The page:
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Neurons as Artificial Control Circuits
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Neurons as Artificial Control Circuits

When you usually envisage brain-machine interfaces, it is a picture of a human or primate skull being opened up to reveal a mass of brain tissue: billions of neurons firing in complex patterns, which gives rise to sentient, intelligent life. Into this fully functional organic computer, an array of electrodes is sent. A square grid of metal contacts pressed into its surface, reaching out and detecting signals, embedding deeper and deeper into the flesh.

That is perhaps the archetypal image of BMI. However, aside from that, and also aside from the network of electrodes placed upon the scalp covering such an organic computer, which also function in the same broad way, there is another approach to BMI, fundamentally different. In fact, the approach is diametrically opposing to the archetype of integrating with a functioning brain.

In that paradigm, the electrode arrays and the silicate computers they connect to were there, first. Organic tissue is grown on the electrodes, neuron binding to neuron as a graft atop an existing computer system.

In this way, the organic brain that forms actually becomes slaved to the computer, rather than the other way around.

Welcome to the world of animats, animal-robot hybrids, or machines driven by organic tissue.

The field of animat creation is almost as old as BMI itself. The first such having been created in the 1970s when scientists cultured heart cells on laboratory glassware embedded with electrodes that could record the cells' electrical signals.

Culturing a few heart cells is very different to growing hundreds of thousands of neurons on a single chip, and linking them into two-way traffic on a control system, yet, just 40 years on, that is the stage we are at now.

The first such breakthrough came in 2006, when scientists from the University of Florida were able to successfully grow 25,000 rat neurons in a specially designed petridish, that linked the cells up to a computer via 60 electrodes embedded in its lower surface. The cells were able to grow in the ideal environment preserved inside the dish, and at the same time, interface optimally with the electrodes, bonding to them and treating them essentially as the brain's brainstem, feeding on the sensory input that came through.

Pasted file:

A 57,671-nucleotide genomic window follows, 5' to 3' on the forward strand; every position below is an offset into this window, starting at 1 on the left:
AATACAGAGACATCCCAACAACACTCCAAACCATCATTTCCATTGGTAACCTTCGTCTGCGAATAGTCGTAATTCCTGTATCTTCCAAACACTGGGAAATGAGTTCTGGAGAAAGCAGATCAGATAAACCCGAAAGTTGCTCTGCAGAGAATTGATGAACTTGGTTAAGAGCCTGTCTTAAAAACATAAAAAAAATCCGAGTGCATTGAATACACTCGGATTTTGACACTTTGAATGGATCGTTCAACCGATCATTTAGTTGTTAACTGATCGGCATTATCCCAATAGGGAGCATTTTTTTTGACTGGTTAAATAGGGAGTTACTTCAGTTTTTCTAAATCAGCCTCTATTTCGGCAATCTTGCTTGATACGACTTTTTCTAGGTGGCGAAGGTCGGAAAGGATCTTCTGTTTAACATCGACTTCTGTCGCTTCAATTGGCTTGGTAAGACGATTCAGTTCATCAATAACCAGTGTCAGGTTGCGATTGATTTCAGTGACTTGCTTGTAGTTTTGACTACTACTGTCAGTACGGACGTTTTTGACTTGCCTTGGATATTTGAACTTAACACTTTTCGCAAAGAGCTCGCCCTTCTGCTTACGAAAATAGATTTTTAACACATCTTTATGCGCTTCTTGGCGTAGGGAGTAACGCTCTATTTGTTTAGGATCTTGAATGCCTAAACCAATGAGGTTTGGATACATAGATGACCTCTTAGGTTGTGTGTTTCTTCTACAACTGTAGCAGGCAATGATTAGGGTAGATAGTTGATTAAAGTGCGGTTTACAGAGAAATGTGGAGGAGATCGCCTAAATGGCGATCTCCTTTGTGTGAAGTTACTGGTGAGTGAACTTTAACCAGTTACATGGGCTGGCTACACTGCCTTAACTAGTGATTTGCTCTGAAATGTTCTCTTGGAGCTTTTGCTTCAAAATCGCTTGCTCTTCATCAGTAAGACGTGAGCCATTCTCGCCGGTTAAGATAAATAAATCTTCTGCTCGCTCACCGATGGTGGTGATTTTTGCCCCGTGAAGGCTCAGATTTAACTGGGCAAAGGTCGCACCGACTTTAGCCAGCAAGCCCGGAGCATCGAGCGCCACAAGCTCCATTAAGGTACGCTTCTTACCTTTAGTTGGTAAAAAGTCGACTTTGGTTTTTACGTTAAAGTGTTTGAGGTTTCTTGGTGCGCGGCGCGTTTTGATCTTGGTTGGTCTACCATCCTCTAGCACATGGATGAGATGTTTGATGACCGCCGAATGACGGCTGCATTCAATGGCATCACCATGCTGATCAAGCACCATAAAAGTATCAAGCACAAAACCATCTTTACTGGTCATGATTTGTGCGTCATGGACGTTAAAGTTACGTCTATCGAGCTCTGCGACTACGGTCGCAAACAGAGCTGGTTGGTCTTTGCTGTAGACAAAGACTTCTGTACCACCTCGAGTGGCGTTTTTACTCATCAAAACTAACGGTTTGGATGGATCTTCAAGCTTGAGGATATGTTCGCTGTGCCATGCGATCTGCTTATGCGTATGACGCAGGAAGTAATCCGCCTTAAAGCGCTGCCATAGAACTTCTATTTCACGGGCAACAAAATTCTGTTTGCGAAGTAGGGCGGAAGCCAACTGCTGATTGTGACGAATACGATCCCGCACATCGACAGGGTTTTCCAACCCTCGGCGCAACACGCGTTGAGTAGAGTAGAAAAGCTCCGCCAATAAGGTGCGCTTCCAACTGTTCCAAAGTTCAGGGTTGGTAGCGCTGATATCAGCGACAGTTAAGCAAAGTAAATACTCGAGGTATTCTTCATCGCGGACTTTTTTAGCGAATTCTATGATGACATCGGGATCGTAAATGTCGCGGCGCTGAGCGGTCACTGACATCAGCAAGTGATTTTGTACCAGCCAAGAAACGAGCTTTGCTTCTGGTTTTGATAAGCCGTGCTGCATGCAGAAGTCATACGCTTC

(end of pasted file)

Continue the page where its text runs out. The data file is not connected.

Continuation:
On the other end of the electrode array sat a computer, running a modified flight simulator program. The electrode input and output was linked to a simulated F-22 fighter jet.

At first, the jet crashed all the time, with the neurons having no clue what to do. But, over time, like a baby learning to walk, the scientists noticed an improvement in the behaviour of the jet. It began to tend towards a straight and level course, high above any obstructions. They then added weather simulation effects, throwing rain, hurricane wind, even tornadoes at the plane. Again, each time the neurons encountered a new hazard, they performed badly. However, again, over time they performed better, learning what to do in each case of sensory input. Also in each case, they did not do as badly for so long, when pitted against other weather hazards, once they mastered the first few. They were learning, and applying knowledge to other tasks.

By 2008, just two years later, the scene has changed drastically. The petridish is gone, and in its place, what might be described as a gel-pack; a small pot containing a pink broth of nutrients and antibiotics.

Inside those sealed pots, connected to the outside world by anywhere from 80 to 120 electrodes, anything up to 300,000 rat neurons live. The basic paradigm is still the same, of course; the electrodes are in place first and the cells are cultured around them.

Some cell gel-packs still control simulated aircraft. Others control virtual avatars. Still others are appearing as control circuitry for lab robots, wandering around, trying to avoid walls, and learning each time they do so.

The analysis capability has grown with the brain size, and several efforts are keenly monitoring the firing patterns of the neurons inside the pots, analysing how they strengthen over time, or how one strong pattern might be discarded in favour of a weaker one. There is also interest in how with these larger brains, compartmentalisation and speciality starts to occur.

Some of the interest is directed at making better animats, of course. A lot of the rest is directed at understanding how organic neural nets form and operate. They have similarities to human and animal brains, even if they are not the same, and insights gained from the study of these 'test tube brains' has real implication for our study of the workings of our own.

Video Ancedote


With thanks to New Scientist for filming

References & Further Reading

Why this brain flies on rat cunning - 3rd party report on the original 25k neron experiments

Contact Details, Dr. Thomas B. DeMarse, principal lead in above experiments

Rise of the rat-brained robots - local report

Contact Details, Steve M. Potter, PhD, lead of second team creating animat robots, 2008

University of Reading animat project 2008

Staff Comments

 


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